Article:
It seems that Gwede Mantashe is not paying sufficient attention to the core principles of constitutional democracy that puts citizens at the centre of shaping their futures, writes Mamphela Ramphele.
The Amadiba people of Xolobeni are going though a nightmare of seeing their heritage being threatened by the extractive clutches of an Australian mining company, MCR.
Their struggle to protect their heritage is one that all citizens should support to protect our collective heritage and ecosystems.
The Constitutional Court on the 28 October 2018 introduced their judgment in favour of the first applicant, Maledu, on behalf of the Bakgatla-Ba-Kgafela by quoting Frantz Fanon's Wretched of the Earth: "For a colonised people the most essential value, because the most concrete, is first and foremost the land: the land which will bring them bread and, above all dignity."
The Xolobeni community successfully defended themselves against an apartheid government that wanted to impose a "Betterment Program" under the then Bantustan system. The development model being imposed on them again in the name of job creation, is at variance with the rich traditions and customs that have enabled the Amadiba to live in harmony with nature over many generations.
Minister Gwede Mantashe seems prepared to side-step a high court judgment that reaffirmed the rights of the Amadiba over their land on the basis that he suspects that "within the next ten years the right to issue licenses is systematically shifting from government to communities, and if we do that there will be no mining."
Was the struggle for freedom not to promote decision making by communities such as the Xolobeni community? It seems that Minister Mantashe is not paying sufficient attention to the core principles of constitutional democracy that puts citizens at the centre of shaping their futures with government officials as the servants of the people, not their masters.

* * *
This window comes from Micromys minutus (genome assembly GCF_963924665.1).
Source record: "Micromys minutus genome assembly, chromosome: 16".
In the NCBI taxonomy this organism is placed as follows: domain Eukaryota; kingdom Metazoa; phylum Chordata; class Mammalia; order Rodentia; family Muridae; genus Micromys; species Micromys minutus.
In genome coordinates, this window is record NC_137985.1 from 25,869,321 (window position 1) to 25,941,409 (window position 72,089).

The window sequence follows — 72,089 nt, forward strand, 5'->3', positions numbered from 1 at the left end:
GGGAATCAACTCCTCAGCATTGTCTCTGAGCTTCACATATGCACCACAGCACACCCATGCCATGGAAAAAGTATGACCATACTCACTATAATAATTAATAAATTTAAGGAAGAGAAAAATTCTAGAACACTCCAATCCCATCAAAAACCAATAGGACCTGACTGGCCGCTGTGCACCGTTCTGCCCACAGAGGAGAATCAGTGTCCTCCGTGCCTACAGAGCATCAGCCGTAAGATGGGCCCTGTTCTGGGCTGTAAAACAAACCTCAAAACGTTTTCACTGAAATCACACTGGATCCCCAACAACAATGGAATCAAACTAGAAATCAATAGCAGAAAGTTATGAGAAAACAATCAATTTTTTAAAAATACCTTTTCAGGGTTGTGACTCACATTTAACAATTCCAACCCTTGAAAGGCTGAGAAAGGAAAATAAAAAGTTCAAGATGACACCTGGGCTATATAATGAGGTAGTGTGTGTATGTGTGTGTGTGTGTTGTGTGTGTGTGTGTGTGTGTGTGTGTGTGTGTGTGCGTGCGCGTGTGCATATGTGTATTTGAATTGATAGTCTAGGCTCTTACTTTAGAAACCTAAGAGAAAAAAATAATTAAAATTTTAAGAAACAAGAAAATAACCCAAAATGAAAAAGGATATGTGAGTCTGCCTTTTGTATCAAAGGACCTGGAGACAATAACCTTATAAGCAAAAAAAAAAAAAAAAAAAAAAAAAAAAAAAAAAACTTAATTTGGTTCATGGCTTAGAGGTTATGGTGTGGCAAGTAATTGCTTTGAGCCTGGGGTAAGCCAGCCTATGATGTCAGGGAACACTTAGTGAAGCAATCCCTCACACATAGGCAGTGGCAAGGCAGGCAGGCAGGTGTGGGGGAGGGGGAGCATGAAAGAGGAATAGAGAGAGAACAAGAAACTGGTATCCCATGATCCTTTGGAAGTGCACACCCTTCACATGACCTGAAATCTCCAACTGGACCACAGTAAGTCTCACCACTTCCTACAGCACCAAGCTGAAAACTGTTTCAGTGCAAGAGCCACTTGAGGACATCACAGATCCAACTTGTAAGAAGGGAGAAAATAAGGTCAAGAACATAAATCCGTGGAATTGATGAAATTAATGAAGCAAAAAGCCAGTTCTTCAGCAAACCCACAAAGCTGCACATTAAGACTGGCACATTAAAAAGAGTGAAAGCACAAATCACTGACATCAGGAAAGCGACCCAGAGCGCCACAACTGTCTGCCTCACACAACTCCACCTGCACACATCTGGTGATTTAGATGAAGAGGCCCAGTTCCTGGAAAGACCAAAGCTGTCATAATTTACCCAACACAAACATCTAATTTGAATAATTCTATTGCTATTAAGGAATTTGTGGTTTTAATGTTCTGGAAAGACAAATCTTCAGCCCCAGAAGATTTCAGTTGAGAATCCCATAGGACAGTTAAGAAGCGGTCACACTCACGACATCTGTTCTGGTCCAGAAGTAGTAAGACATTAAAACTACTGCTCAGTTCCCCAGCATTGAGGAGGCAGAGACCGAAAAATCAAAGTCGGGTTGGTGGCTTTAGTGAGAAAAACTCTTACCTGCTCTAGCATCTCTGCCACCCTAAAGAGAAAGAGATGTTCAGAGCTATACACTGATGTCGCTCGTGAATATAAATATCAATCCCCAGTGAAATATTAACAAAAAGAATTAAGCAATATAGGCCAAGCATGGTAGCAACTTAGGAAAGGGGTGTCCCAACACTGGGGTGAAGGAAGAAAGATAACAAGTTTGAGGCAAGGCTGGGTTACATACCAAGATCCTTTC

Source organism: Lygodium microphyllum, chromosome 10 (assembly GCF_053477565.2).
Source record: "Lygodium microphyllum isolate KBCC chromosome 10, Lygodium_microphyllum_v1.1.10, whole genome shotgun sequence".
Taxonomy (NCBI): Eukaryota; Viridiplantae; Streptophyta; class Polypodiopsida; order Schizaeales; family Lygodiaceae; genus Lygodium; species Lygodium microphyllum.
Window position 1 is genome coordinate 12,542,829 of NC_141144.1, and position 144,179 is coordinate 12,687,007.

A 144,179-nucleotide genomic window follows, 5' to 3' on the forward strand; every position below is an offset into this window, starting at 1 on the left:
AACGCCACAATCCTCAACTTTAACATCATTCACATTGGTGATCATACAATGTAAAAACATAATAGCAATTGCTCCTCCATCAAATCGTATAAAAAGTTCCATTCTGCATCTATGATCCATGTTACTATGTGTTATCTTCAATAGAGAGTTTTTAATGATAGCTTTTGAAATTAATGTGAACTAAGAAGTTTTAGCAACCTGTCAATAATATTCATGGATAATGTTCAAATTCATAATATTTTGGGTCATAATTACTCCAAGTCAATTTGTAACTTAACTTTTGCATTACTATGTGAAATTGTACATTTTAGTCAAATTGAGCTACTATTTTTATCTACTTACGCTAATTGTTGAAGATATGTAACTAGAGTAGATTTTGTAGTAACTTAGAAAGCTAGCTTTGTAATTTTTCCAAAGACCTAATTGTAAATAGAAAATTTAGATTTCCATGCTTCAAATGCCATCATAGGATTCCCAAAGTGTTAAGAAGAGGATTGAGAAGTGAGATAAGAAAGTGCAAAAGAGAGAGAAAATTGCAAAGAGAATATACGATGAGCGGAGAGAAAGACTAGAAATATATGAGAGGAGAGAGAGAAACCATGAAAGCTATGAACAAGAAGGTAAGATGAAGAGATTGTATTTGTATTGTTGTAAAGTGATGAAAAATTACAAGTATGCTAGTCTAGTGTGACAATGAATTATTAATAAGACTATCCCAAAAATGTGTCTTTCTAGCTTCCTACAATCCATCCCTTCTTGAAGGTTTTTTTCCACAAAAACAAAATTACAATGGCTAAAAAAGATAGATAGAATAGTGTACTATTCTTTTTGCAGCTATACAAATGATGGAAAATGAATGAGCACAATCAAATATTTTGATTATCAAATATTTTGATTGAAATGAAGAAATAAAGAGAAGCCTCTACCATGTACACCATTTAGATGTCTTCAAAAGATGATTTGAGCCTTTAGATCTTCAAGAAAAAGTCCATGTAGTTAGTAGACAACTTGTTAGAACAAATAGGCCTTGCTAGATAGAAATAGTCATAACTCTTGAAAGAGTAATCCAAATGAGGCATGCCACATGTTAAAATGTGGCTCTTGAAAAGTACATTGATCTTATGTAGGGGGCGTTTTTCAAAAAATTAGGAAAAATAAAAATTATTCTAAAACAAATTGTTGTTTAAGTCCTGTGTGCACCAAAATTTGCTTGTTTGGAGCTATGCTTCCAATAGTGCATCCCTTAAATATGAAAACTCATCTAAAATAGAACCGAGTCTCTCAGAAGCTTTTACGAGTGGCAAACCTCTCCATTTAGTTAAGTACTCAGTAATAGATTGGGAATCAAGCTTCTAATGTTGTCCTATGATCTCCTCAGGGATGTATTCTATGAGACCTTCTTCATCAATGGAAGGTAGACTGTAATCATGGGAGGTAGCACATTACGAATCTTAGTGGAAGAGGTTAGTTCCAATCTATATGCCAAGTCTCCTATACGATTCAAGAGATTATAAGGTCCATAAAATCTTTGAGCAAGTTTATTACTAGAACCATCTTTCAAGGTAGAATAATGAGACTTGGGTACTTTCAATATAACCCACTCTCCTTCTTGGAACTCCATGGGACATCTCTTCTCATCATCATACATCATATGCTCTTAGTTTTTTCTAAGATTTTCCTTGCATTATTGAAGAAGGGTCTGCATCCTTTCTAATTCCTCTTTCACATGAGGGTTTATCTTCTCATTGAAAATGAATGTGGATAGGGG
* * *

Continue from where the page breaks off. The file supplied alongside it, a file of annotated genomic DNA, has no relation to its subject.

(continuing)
The minister also seems to be interpreting the mandate of his department too narrowly in his eagerness to do his job. The mandate of the Department of Mineral Resources according to its own website is, "To promote and regulate the minerals and mining for transformation, growth, development and to ensure that all South Africans benefit from the country's mineral wealth."
One would have thought that Mantashe as a former migrant worker in the industry, leader of National Union of Mine Workers, former chair of the SACP, former ANC secretary general, and now chair of the ANC that styles itself as the leader of society, would demonstrate greater empathy for courageous communities such as the Amadiba, instead of resenting their determination to assert their rights.
The Xolobeni community is sadly not alone in being betrayed by post-apartheid political leaders. Advocate Thuli Madonsela, the former public protector, produced a report in 2016 on the missing funds (estimated to be R610m), from an Escrow D-Account, belonging to the Bapo Ba Mogale community in North West. Both the provincial and national government officials were implicated in turning a blind eye to the neglect of good governance that led to misuse of these resources. There is yet to be redress for this betrayal.